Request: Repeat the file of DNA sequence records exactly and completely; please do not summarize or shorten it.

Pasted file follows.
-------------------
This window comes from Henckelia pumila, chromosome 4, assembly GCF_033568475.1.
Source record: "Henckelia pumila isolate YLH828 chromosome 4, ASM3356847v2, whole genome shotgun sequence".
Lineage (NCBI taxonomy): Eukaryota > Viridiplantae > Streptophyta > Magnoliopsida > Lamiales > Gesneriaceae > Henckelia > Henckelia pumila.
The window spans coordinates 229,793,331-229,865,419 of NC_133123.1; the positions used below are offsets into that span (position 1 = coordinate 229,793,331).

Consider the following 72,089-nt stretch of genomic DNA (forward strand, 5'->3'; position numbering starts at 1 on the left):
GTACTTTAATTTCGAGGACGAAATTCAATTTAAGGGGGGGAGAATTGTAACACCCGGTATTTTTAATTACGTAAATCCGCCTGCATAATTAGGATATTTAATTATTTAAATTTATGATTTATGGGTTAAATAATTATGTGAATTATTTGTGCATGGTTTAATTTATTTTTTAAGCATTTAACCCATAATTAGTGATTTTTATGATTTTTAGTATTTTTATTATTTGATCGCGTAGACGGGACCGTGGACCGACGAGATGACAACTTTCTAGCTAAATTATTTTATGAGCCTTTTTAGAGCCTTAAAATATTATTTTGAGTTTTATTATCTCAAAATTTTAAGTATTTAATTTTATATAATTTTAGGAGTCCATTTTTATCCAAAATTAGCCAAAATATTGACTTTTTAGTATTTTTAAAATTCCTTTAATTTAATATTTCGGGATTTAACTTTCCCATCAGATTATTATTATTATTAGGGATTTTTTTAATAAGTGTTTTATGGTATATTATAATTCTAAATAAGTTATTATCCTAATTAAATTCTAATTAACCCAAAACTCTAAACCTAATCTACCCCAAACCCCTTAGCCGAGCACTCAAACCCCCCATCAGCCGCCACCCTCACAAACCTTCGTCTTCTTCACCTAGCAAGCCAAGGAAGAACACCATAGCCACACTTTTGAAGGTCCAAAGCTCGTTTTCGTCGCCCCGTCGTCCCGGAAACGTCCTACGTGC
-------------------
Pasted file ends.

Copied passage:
This window comes from Henckelia pumila, chromosome 4, assembly GCF_033568475.1.
Source record: "Henckelia pumila isolate YLH828 chromosome 4, ASM3356847v2, whole genome shotgun sequence".
Lineage (NCBI taxonomy): Eukaryota > Viridiplantae > Streptophyta > Magnoliopsida > Lamiales > Gesneriaceae > Henckelia > Henckelia pumila.
The window spans coordinates 229,793,331-229,865,419 of NC_133123.1; the positions used below are offsets into that span (position 1 = coordinate 229,793,331).

Consider the following 72,089-nt stretch of genomic DNA (forward strand, 5'->3'; position numbering starts at 1 on the left):
GTACTTTAATTTCGAGGACGAAATTCAATTTAAGGGGGGGAGAATTGTAACACCCGGTATTTTTAATTACGTAAATCCGCCTGCATAATTAGGATATTTAATTATTTAAATTTATGATTTATGGGTTAAATAATTATGTGAATTATTTGTGCATGGTTTAATTTATTTTTTAAGCATTTAACCCATAATTAGTGATTTTTATGATTTTTAGTATTTTTATTATTTGATCGCGTAGACGGGACCGTGGACCGACGAGATGACAACTTTCTAGCTAAATTATTTTATGAGCCTTTTTAGAGCCTTAAAATATTATTTTGAGTTTTATTATCTCAAAATTTTAAGTATTTAATTTTATATAATTTTAGGAGTCCATTTTTATCCAAAATTAGCCAAAATATTGACTTTTTAGTATTTTTAAAATTCCTTTAATTTAATATTTCGGGATTTAACTTTCCCATCAGATTATTATTATTATTAGGGATTTTTTTAATAAGTGTTTTATGGTATATTATAATTCTAAATAAGTTATTATCCTAATTAAATTCTAATTAACCCAAAACTCTAAACCTAATCTACCCCAAACCCCTTAGCCGAGCACTCAAACCCCCCATCAGCCGCCACCCTCACAAACCTTCGTCTTCTTCACCTAGCAAGCCAAGGAAGAACACCATAGCCACACTTTTGAAGGTCCAAAGCTCGTTTTCGTCGCCCCGTCGTCCCGGAAACGTCCTACGTGC